Curbing kala-azar spread proving difficult in hilly regionsOkhaldhunga district in Koshi province has been battling kala-azar for the past several years with the disease spreading wider every year.
Kala-azar, a vector-borne disease generally found in Tarai districts, has also been taking its toll in Okhaldhunga, a hill district of Koshi Province, over the past few years. Manebhanjyang Rural Municipality is the hardest hit local unit in Okhaldhunga by kala-azar, also known as visceral leishmaniasis or black fever.
According to the Department of Health Services (DHS), Okhaldhunga district in Koshi Province and Kalikot district in Karnali Province are hugely affected by the black fever.
As many as 75 people were diagnosed with kala-azar in Okhaldungha over the past five years.
According to the District Health Office, 10 people were diagnosed with kala-azar in the fiscal year 2019-20; 37 in 2020-21; 24 in 2021-22; four in 2022-23; and three people have been infected with the disease so far in the current fiscal year. All four infected people except one are from Manebhanjyang.
In Okhaldhunga district, kala-azar was first detected in Manebhanjyang in 2016. The DHS in coordination with the World Health Oganisation (WHO) launched various health campaigns in the district.
Four days ago, a DHS team reached Manebhanjyang and conducted a public awareness event, conducting tests on suspects and their family members and immediate neighbours.
“We have come here with the aim of eradicating kala-azar from Manebhanjyang. In the first step, we will run tests on the samples collected from the recently infected patients and their families and neighbours. We will follow that up with full-fledged public awareness and control programmes to prevent further infection,” said Uttam Koirala, senior public health officer of the DHS.
According to the DHS, out of the seven provinces in the country, Karnali province, at 100, had the highest number of kala-azar patients in 2022. In the same year, in Koshi province, 38 cases of kala-azar were confirmed; 49 people in Sudurpaschim, 32 in Lumbini, six in Gandaki, 14 in Bagmati and 18 in Madhesh province.
The federal, provincial and local governments have also made collective efforts to control the spread of the disease such as sanitising the environment and distributing mosquito nets, among other things.
Ashrachan Rai, deputy chairman of Manebhanjyang, said that the rural municipality has allocated a budget of Rs200,000 in the current fiscal year for prevention and control of kala-azar. “People don’t use sleeping nets here. Since it’s a hilly area, people don’t feel the need for it. So we are now conducting awareness campaigns to inform people of the importance of taking precautions like using sleeping nets,” said Rai.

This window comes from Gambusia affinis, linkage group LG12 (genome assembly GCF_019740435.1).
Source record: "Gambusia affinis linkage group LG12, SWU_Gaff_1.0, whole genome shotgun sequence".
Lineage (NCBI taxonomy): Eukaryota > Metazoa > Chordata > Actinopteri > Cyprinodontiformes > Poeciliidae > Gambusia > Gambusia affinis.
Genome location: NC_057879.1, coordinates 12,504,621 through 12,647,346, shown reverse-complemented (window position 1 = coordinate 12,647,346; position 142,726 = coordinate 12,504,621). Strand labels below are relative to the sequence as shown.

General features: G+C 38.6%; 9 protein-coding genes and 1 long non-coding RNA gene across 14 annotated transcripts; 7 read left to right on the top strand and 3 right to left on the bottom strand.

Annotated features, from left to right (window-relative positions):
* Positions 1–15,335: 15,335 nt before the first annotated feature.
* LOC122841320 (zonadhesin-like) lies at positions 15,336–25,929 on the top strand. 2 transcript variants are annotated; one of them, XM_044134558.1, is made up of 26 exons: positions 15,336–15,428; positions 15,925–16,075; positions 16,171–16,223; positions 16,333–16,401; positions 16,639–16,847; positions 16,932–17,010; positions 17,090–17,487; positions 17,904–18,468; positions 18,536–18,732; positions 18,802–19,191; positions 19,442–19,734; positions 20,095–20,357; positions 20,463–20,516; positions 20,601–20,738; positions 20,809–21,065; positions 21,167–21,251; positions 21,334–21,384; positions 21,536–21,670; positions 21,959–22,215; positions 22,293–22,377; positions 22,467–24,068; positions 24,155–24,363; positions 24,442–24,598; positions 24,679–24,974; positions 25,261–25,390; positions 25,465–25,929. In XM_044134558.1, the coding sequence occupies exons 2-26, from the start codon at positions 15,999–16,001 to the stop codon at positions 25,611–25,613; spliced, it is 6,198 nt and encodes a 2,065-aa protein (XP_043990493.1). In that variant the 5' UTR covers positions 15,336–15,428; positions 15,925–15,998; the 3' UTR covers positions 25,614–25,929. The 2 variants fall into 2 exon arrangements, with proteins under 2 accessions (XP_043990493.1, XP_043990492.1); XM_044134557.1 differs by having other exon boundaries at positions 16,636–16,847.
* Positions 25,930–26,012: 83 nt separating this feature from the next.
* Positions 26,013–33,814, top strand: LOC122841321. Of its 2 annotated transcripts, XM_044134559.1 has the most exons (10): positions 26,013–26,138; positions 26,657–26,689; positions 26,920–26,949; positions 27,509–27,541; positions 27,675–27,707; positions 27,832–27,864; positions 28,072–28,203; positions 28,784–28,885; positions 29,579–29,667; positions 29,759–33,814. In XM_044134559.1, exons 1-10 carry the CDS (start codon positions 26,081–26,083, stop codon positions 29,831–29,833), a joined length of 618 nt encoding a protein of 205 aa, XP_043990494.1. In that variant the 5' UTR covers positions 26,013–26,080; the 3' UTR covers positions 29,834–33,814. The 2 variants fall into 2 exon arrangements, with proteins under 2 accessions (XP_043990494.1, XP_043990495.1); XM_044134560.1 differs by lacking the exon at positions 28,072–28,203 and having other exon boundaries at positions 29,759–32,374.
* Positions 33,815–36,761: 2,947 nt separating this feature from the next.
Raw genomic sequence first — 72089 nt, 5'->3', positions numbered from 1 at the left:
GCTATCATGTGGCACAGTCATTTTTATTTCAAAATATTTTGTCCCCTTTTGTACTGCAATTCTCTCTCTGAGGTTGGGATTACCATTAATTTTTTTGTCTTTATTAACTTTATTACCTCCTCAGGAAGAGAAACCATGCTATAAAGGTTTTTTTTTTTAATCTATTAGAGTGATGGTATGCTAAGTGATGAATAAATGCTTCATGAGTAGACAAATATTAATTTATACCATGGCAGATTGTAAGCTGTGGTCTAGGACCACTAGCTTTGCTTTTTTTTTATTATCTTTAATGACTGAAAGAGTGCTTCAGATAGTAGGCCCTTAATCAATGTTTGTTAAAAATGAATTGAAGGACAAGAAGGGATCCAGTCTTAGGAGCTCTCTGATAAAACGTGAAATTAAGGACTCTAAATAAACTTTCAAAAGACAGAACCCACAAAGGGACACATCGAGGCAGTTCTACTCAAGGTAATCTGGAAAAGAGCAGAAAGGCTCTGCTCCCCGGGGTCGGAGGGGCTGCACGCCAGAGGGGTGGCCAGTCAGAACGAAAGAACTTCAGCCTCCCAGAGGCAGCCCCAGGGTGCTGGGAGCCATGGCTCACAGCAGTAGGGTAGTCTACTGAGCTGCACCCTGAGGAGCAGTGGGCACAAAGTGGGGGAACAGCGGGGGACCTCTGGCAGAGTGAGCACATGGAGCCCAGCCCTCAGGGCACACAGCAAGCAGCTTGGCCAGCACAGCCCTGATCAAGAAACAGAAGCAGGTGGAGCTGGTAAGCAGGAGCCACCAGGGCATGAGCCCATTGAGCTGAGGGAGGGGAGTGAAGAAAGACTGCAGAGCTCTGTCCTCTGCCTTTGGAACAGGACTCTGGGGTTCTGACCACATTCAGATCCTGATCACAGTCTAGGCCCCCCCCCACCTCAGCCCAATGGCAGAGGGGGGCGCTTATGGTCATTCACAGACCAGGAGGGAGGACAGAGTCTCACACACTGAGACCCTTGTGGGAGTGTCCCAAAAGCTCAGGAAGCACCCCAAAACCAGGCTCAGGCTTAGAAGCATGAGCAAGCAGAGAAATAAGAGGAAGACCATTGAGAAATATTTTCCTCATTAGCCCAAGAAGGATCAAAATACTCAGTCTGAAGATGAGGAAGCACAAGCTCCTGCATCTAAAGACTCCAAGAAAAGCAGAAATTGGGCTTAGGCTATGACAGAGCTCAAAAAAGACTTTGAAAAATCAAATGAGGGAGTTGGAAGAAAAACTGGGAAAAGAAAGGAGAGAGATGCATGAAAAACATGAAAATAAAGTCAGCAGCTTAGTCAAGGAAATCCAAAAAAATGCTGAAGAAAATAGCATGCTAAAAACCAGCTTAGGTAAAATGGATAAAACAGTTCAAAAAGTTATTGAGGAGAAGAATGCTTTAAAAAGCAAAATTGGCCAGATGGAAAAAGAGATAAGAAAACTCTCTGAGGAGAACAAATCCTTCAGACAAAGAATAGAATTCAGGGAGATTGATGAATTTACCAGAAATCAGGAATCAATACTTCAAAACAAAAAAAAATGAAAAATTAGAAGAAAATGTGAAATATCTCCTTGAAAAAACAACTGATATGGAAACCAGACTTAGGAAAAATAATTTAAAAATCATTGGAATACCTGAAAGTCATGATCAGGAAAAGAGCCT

So far, there has been no detailed research to determine the presence of kala-azar infection in Manebhanjyang. According to Koirala from the DHS, kala-azar was limited to the 12 districts of Tarai and gradually spread to the hilly region.
Kala-azar is transmitted through the bite of infected female phlebotomine sandflies.
“So far, no studies have been conducted, but the gradual spread of the disease indicates that the climate in hilly areas is getting warmer and the mosquitoes and sandflies are moving to higher altitudes,” he said.
According to the Epidemiology and Disease Control Division (EDCD), kala-azar was first seen in Nepal in 1980 in the 12 districts of Tarai, from Jhapa to Parsa. Earlier, the government had announced plans to eliminate the disease by the fiscal year 2018-19, but kala-azar was seen in Bhojpur, Okhaldhunga, Makawanpur, Palpa, Surkhet, and Kailali taking the total number of districts to 18. By 2020, the infection had reached 23 districts, including the hilly districts such as Bajura, Dailekh, Dang, Pyuthan, and Kalikot. According to the DHS, the disease was also seen in Lamjung in 2022. Nepal had now committed to eliminating kala-azar by 2025, but rise in cases in the area considered non-endemic in the past poses a serious challenge to meeting the target.
Weight loss, weakness, cough and fever that lasts from a few weeks to months are common symptoms of kala-azar. Delay in treatment can also lead to death, say experts.
The government provides rK39 kits at the primary health centres and other health facilities for free for kala-azar tests.
After kala-azar started infecting underprivileged communities such as the Musahar community in 2021, the government started providing Rs7,000 per patient—Rs5,000 for treatment and Rs2,000 for transportation.
According to DHS, 104 people are infected by kala-azar currently.